Prayer: Lord God, bless and keep me, lead and guide me. May each day of work be fruitful. May each Sabbath be holy. Teach me balance in my life. Thank you, God. Amen.


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Blessings

Reading: Psalm 112

Verse 1: “Blessed is the man who fears the Lord, who finds great delight in his commands.”

Psalm 112 is a beautiful reminder of the great gain one finds from a faithful walk with the Lord. Verse one begins with “blessed is…” and the psalmist continues on by recounting all the ways that God can bless the faithful: children are blessed, good comes, and the heart is secure. A faithful walk can be one without fear, one without being shaken. Living faithfully can draw out ones generosity, graciousness, compassion, and sense of justice. Choosing to fear the Lord and to honor his ways leads to a blessed life.

Not all who live a faithful life will be wealthy or healthy or free from troubles. Blessings are not always monetary bounty. Many who live within a budget and do not have much beyond the basics feel very blessed and contented, living joyous lives. Blessings are not always living healthily until 94 years of age or more. The blessings come in being assured of God’s presence and love in and through the illness and disease and other physical trials of life. These things are part of life for almost everyone. God’s presence is the gift of blessing for the faithful amidst their trials and sufferings. Life will bring other times of trouble too – some self-inflicted, some by others doing. In the same way, the faithful can turn to God and can rely on God’s strength to get through these seasons as well.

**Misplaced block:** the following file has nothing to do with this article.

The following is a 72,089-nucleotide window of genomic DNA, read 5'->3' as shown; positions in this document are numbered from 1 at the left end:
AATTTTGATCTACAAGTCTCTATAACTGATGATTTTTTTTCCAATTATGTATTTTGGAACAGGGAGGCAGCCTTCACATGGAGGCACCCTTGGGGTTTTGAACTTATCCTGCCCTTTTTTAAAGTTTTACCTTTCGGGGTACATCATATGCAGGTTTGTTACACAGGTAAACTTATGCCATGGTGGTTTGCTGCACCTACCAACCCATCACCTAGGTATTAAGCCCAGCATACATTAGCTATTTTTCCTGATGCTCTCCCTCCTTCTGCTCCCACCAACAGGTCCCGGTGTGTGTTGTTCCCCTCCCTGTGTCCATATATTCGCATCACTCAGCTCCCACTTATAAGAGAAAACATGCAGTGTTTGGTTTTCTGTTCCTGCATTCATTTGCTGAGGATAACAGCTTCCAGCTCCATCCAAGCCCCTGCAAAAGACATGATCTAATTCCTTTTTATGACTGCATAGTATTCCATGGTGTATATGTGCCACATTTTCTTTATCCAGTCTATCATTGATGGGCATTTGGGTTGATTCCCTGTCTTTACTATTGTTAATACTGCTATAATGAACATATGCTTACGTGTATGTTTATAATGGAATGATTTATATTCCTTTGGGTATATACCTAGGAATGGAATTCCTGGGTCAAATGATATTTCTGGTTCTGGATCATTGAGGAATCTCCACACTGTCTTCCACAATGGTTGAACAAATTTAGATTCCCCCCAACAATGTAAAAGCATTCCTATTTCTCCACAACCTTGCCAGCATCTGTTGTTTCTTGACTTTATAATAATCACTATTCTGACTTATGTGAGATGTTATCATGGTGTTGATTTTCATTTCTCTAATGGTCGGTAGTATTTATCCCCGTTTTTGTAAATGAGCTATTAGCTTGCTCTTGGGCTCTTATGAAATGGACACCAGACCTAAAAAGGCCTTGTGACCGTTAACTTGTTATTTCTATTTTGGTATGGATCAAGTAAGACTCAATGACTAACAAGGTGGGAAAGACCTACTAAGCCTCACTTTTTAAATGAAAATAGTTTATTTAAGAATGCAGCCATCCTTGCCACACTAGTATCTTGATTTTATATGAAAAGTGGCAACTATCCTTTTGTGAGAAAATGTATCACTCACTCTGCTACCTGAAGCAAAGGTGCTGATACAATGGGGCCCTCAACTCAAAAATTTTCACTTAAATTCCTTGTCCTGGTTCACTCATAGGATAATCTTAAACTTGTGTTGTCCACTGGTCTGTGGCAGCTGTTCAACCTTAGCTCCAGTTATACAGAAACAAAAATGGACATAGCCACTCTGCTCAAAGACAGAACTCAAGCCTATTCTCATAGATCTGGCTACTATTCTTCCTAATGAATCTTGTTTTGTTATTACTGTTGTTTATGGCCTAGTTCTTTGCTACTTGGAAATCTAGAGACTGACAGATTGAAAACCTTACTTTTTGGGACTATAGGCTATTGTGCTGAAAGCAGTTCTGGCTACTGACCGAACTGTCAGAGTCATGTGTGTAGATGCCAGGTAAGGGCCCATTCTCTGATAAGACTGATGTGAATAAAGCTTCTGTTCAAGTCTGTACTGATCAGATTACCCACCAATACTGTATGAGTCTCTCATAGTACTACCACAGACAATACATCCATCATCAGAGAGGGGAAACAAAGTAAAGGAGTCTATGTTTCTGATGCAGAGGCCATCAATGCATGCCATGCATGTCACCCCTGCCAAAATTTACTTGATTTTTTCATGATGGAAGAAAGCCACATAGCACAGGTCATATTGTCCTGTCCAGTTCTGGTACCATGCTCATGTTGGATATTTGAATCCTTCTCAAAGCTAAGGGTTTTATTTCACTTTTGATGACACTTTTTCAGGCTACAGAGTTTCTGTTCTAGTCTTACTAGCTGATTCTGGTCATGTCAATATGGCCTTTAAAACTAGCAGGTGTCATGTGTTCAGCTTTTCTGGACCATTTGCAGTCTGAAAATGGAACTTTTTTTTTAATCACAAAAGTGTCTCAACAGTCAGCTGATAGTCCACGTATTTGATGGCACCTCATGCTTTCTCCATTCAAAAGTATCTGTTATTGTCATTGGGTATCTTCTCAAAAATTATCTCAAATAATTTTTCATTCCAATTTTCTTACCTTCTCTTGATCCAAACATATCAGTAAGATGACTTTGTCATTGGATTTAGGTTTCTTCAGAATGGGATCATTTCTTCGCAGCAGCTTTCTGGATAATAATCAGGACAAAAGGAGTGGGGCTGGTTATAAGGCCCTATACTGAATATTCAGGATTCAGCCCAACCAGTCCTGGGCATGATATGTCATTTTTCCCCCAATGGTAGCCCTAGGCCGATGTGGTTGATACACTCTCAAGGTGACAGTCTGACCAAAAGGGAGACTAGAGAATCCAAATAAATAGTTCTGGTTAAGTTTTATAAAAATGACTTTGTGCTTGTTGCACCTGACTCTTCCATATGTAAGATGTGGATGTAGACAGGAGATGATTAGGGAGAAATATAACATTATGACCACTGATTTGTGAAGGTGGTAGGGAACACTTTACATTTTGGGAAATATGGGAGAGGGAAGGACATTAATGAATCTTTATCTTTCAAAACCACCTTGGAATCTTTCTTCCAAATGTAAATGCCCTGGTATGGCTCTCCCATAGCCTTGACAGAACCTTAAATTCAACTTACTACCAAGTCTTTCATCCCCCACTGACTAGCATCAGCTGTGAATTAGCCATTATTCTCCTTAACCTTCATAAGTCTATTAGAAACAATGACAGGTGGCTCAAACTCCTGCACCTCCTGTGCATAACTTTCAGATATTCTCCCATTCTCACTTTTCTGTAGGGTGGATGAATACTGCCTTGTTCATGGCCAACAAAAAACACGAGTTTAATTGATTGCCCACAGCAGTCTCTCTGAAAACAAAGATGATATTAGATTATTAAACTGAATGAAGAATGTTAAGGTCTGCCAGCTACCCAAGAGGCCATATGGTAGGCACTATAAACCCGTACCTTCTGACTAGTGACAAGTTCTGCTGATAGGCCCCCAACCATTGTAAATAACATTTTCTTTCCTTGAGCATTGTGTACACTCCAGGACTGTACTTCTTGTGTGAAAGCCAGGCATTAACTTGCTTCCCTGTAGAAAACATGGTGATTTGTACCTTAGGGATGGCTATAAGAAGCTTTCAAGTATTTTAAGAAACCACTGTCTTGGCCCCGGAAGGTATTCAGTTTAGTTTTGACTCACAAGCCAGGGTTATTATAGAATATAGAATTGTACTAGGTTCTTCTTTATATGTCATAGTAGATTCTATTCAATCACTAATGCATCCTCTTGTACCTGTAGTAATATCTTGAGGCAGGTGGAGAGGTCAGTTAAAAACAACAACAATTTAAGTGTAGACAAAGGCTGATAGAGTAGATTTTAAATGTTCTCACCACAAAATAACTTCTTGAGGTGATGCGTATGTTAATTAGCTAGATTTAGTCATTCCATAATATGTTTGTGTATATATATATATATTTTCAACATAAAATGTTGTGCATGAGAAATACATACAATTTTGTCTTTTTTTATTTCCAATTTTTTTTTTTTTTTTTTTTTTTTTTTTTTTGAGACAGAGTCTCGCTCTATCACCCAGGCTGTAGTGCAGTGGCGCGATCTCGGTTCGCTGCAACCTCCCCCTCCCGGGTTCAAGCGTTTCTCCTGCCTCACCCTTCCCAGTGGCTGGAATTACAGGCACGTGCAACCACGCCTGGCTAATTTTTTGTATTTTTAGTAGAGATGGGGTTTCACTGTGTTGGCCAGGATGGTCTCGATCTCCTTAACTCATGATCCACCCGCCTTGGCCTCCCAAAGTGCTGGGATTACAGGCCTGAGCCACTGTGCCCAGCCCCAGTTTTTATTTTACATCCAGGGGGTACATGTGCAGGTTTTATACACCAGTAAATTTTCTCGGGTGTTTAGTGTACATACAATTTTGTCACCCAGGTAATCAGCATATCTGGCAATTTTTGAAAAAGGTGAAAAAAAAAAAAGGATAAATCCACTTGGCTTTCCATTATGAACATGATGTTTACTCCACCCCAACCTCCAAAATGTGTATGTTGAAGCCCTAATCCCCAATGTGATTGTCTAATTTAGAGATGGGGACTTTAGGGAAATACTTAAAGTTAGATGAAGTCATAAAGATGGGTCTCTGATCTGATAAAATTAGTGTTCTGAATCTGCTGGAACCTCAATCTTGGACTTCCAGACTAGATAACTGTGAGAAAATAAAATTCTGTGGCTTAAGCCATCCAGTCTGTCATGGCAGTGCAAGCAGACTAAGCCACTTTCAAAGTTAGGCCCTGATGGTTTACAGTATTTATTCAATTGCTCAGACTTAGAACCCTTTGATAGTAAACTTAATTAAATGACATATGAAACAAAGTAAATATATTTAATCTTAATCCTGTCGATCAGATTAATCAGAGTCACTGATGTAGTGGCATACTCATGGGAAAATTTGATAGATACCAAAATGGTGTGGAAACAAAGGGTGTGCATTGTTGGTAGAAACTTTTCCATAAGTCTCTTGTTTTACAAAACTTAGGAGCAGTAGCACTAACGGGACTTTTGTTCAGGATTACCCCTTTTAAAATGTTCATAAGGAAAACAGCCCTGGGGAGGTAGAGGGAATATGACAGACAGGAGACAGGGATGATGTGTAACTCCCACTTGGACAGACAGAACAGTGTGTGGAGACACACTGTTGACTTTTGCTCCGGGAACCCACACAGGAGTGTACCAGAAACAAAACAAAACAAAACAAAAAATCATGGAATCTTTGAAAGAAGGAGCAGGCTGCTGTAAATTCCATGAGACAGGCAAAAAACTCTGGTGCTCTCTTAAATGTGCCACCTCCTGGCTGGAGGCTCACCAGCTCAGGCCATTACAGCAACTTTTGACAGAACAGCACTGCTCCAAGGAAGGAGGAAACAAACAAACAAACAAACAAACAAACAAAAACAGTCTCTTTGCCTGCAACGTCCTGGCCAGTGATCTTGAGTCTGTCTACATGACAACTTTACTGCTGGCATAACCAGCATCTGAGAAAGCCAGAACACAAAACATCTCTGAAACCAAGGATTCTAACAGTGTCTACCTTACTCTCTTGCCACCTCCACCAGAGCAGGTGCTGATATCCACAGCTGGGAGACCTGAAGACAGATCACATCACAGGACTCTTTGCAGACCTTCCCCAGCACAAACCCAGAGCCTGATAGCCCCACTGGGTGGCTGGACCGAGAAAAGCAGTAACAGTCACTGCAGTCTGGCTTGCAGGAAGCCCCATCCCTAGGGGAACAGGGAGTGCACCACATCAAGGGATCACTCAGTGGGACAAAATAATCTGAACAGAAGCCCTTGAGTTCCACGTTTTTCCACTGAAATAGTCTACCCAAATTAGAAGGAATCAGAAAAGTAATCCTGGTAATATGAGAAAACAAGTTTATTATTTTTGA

As the Psalm draws to a close, we read, “his righteousness endures forever”. Living a faithful and righteous life here can bring many blessings, both here and in the kingdom to come. As we live out our faith in the here and now we also look forward to our heavenly home. May we walk each day faithfully, blessing others as we are blessed by God.

Prayer: Loving Father, life is truly better when lived in close relationship with you. Strengthen me in moments when I falter or am weak and lift me up. Encourage my daily walk through the power of your Holy Spirit. May all I do and say honor you. Amen.


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Never the Same

Reading: Luke 19: 1-10

Verse 5: “Zacchaeus, come down immediately. I must stay at your house today”.

Zacchaeus is like many we see coming to Jesus. He is not popular. He lives on the edge or outside of society. He has few friends. He is looked down upon by the religious order and by almost everyone else. This tax collector is like others who came to Jesus: the lepers, the prostitute, the adulterous woman, the blind, lame, mute, deaf, the possessed… Zacchaeus has chosen his lot in life – one would bid for the lucrative position of tax collector. He chose wealth over many other things and over many relationships. He is where he is in life by his own choices.

How like Zacchaeus we are! We might not be tax collectors but we do often choose things ahead of our faith. Every time we sin – no matter how big or small – we are choosing self over God. Each time we make something more important than God we are elevating self over God. The choice is not limited to wealth or possessions. We can pursue a host of other things more than we pursue our faith. We chase after status and titles, after accomplishments and success. We can work hard so that others notice us or so that we gain that recognition. Yes, we can struggle with keeping faith the top priority in our life.

Zacchaeus heard Jesus was in town and wanted to see him. Zacchaeus was not looking to be healed or to have an audience with Jesus. He was curious. For Zacchaeus, yes, friends and some acceptance would have been nice. But life was okay. Wealth can make life feel okay. So can titles and recognition, possessions and status. Zacchaeus runs ahead of the crowd and climbs a tree just so he can see Jesus pass by.